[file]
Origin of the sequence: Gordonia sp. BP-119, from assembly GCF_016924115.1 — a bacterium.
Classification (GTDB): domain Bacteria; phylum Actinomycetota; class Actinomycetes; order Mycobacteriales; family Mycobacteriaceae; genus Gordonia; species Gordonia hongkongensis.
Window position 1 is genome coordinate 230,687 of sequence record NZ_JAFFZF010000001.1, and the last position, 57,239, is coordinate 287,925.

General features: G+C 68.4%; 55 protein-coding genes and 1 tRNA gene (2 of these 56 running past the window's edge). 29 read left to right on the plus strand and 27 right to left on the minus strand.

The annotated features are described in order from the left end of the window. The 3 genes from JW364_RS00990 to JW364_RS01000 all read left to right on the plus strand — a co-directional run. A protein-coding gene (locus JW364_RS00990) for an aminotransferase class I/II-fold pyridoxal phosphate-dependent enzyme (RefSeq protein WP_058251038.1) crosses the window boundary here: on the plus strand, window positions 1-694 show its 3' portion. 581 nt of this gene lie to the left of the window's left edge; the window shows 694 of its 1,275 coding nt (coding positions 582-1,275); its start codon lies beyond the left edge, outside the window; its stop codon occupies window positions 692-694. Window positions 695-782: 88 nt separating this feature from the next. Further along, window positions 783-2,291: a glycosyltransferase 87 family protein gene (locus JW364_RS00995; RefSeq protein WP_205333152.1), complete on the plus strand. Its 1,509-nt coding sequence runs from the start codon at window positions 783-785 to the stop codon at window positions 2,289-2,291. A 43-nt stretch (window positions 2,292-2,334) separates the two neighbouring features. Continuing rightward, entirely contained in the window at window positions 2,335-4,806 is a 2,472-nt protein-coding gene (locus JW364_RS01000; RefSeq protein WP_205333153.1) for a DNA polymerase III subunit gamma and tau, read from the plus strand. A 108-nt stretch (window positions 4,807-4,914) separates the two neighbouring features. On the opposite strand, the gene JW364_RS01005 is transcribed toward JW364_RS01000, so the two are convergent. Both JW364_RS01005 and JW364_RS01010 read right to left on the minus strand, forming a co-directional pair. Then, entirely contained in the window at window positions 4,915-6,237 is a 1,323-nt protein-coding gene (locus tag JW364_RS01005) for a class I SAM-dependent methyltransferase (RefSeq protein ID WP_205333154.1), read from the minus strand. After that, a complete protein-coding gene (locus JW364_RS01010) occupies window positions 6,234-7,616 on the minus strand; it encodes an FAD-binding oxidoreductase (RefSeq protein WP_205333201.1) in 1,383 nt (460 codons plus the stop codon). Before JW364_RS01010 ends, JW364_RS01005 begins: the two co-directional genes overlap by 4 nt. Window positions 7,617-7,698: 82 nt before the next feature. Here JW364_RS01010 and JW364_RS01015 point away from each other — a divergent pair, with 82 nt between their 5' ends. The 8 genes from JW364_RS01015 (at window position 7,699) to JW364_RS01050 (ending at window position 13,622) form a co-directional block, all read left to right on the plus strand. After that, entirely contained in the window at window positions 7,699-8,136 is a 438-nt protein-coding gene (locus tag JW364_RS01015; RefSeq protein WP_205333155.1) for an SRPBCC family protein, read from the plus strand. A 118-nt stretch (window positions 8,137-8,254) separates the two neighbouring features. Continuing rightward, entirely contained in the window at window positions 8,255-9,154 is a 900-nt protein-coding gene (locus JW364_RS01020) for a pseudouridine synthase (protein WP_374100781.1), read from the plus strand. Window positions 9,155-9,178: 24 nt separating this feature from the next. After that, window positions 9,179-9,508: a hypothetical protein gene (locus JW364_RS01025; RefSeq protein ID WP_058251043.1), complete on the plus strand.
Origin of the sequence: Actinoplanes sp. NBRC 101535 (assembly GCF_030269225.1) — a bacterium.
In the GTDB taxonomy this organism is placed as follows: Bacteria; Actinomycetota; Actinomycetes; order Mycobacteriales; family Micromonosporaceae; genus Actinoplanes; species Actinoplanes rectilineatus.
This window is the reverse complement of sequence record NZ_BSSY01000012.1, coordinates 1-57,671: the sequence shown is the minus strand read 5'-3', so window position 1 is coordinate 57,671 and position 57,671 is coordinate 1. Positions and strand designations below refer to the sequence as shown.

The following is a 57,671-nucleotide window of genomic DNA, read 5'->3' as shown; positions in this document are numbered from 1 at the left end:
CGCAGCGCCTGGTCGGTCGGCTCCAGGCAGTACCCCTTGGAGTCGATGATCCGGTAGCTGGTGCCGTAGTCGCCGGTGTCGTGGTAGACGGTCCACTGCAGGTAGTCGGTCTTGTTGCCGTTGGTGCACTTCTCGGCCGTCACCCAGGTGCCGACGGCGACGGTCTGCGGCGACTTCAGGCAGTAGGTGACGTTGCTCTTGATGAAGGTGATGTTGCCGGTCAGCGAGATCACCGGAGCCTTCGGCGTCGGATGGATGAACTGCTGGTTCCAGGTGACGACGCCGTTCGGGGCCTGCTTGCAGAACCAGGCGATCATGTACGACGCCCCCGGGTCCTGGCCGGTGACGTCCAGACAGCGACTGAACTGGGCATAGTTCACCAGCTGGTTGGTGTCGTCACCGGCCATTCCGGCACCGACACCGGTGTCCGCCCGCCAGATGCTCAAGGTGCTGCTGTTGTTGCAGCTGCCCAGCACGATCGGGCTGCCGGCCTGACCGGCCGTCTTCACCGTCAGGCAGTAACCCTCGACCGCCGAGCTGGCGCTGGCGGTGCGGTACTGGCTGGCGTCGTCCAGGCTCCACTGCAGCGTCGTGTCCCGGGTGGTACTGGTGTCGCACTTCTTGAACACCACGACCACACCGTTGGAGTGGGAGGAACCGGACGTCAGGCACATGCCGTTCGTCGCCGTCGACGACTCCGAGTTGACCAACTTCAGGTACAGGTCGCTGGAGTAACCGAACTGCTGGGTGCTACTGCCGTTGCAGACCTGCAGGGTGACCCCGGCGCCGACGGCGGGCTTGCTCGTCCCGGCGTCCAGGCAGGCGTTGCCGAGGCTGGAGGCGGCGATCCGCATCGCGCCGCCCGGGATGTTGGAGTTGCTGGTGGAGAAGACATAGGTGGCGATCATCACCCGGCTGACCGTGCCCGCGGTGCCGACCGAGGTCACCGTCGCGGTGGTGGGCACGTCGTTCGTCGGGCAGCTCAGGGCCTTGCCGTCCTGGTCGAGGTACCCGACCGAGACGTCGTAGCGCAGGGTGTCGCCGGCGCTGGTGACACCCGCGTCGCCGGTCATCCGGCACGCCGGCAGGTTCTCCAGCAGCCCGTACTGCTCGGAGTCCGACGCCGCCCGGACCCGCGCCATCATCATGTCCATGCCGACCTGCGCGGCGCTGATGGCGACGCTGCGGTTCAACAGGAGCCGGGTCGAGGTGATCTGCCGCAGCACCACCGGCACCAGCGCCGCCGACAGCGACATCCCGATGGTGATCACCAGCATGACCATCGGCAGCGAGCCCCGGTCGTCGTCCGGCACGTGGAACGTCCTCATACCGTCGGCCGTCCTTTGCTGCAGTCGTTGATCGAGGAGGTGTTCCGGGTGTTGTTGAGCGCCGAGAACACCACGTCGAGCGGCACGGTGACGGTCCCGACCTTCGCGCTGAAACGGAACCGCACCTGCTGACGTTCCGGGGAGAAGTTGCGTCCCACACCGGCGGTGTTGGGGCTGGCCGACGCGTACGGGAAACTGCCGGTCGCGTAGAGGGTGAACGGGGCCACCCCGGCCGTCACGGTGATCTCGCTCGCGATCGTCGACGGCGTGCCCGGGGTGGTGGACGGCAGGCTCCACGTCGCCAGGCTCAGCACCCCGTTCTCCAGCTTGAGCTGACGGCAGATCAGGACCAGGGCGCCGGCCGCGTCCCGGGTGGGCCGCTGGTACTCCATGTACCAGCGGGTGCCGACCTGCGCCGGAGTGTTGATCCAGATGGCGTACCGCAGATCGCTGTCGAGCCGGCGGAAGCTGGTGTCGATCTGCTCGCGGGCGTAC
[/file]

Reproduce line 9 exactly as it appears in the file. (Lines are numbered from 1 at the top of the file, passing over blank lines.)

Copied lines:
The following is a 57,671-nucleotide window of genomic DNA, read 5'->3' as shown; positions in this document are numbered from 1 at the left end: